Madamba, aka: Maḍamba; 2 Definition(s)
Madamba means something in Jainism, Prakrit, the history of ancient India. If you want to know the exact meaning, history, etymology or English translation of this term then check out the descriptions on this page. Add your comment or reference to a book if you want to contribute to this summary article.
General definition (in Jainism)
Maḍamba (मडम्ब, “isolated towns”) refers to a village completely isolated for half a yojana. For example, according to the Triṣaṣṭiśalākāpuruṣacaritra 1.4 it is said that Bharata “was ruler of poor towns (karbaṭa), and isolated towns (maḍamba) with a high degree of wealth to the number of twenty-four thousand”. (Also see Kalpasūtra with Kiraṇāvalī comentary: 1. 88, p. 73b.)Source: Wisdom Library: Jainism
Jainism is an Indian religion of Dharma whose doctrine revolves around harmlessness (ahimsa) towards every living being. The two major branches (Digambara and Svetambara) of Jainism stimulate self-control (or, shramana, ‘self-reliance’) and spiritual development through a path of peace for the soul to progess to the ultimate goal.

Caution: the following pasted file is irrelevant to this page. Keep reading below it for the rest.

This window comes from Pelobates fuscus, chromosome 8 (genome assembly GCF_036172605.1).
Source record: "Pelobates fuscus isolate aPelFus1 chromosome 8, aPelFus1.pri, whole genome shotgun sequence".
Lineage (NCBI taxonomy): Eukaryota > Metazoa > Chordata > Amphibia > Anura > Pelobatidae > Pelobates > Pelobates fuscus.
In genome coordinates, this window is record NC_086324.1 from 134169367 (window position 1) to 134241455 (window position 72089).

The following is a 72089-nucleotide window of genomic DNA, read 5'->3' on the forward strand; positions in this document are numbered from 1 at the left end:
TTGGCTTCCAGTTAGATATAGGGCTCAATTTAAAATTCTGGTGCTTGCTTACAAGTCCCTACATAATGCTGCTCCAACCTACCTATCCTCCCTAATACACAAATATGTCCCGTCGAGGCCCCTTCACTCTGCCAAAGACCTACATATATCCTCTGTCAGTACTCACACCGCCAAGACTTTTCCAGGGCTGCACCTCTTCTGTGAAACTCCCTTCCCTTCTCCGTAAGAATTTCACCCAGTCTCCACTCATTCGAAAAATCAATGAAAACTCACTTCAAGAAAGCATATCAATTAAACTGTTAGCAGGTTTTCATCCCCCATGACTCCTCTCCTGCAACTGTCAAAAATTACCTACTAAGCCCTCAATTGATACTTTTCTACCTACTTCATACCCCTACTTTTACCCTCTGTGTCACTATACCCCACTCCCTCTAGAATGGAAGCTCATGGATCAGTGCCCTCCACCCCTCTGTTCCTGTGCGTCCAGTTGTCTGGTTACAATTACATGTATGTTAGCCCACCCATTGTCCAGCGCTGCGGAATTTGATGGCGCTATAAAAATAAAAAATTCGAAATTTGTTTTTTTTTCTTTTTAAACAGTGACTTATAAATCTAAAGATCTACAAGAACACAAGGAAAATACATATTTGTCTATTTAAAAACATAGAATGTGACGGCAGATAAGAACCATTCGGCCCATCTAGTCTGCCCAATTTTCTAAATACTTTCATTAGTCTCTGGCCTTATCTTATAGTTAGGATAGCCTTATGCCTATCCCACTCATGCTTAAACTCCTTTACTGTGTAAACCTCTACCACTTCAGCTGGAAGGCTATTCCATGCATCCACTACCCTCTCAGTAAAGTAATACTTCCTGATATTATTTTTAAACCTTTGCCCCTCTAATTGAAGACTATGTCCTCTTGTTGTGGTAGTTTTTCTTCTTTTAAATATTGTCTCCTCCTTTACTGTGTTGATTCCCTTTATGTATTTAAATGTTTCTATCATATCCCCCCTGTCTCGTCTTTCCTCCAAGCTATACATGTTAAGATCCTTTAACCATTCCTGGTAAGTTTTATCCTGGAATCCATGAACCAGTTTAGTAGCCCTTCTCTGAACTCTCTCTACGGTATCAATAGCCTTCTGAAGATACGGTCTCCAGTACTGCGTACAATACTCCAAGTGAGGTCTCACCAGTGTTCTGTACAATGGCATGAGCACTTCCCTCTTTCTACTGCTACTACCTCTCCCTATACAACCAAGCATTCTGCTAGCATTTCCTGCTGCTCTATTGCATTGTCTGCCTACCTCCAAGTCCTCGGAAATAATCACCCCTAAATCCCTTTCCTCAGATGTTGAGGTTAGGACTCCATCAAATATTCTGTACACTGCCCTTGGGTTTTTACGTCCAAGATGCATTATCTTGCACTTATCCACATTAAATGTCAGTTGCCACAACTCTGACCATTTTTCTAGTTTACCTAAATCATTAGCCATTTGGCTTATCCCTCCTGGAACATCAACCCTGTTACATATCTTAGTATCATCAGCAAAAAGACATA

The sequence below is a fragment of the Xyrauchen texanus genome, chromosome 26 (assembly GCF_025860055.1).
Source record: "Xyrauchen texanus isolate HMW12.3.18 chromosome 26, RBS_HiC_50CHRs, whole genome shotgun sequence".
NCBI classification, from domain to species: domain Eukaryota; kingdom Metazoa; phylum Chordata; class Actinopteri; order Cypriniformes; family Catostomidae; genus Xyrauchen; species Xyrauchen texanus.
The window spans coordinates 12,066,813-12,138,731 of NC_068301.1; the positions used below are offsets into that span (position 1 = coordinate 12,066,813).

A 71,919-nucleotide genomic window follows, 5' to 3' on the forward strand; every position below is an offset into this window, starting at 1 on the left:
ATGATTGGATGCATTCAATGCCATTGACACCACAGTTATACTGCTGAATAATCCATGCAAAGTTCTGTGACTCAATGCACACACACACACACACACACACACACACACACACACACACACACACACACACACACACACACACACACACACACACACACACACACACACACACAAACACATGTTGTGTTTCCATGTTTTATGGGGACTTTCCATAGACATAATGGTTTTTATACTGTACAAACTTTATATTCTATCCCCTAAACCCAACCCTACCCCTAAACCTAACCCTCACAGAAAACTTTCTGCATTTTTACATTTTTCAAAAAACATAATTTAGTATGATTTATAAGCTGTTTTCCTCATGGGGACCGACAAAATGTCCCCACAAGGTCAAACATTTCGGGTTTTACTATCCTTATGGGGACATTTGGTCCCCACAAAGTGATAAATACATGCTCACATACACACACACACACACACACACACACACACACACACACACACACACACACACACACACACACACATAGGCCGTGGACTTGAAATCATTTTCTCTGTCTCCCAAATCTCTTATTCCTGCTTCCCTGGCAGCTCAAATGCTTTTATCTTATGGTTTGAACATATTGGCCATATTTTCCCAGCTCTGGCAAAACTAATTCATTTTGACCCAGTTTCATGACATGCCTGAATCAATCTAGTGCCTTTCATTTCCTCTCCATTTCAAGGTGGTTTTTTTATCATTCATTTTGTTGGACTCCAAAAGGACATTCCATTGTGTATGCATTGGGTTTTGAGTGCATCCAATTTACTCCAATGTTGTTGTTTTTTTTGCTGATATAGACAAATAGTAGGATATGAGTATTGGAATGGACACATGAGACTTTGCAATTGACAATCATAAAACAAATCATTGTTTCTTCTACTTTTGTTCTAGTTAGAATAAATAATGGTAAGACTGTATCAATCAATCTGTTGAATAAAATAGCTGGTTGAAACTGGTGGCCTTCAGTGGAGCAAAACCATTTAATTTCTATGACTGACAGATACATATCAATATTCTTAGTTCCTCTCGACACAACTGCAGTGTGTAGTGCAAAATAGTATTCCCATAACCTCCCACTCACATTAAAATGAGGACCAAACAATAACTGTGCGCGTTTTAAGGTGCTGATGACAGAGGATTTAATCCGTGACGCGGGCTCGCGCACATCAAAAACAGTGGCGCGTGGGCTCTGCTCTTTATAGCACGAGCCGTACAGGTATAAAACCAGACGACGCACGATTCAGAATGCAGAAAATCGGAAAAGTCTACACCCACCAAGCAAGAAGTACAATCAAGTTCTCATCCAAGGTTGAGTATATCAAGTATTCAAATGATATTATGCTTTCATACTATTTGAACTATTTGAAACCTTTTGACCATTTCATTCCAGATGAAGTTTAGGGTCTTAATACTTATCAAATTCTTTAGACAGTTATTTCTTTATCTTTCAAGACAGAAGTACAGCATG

India history and geogprahy
Madamba is one of the terms designating an ‘administrative division’ used in the inscriptions of Andhra Pradesh.—This appellation was to designate a small division consisting of eleven gramas as stated in Sivatattvaratnakara (kallola 6, taranga 1, verse 14: “Yuktam: ekadasa-gramair: madambam: parikirtitam”). An earlier reference to madamba is known from the Jaina Commentories: “Madambani sarvatordhayojantparatah avasthita gramani”.
So far only two madamba divisions have been noticed in Andhra Pradesh, namely, Kharapuri-madamba referred to in the Siripuram plates of the Kalinga kingn Anantavarman and Devadamadavam-vishaya found in a record of the Easstem Gangas. Dantayavagu-bhoga is called also Dantayavagu-madamba. Madamba division is not known in other States of India.Source: Shodhganga: A study of place names of Nalgonda district
The history of India traces the identification of countries, villages, towns and other regions of India, as well as royal dynasties, rulers, tribes, local festivities and traditions and regional languages. Ancient India enjoyed religious freedom and encourages the path of Dharma, a concept common to Buddhism, Hinduism, and Jainism.
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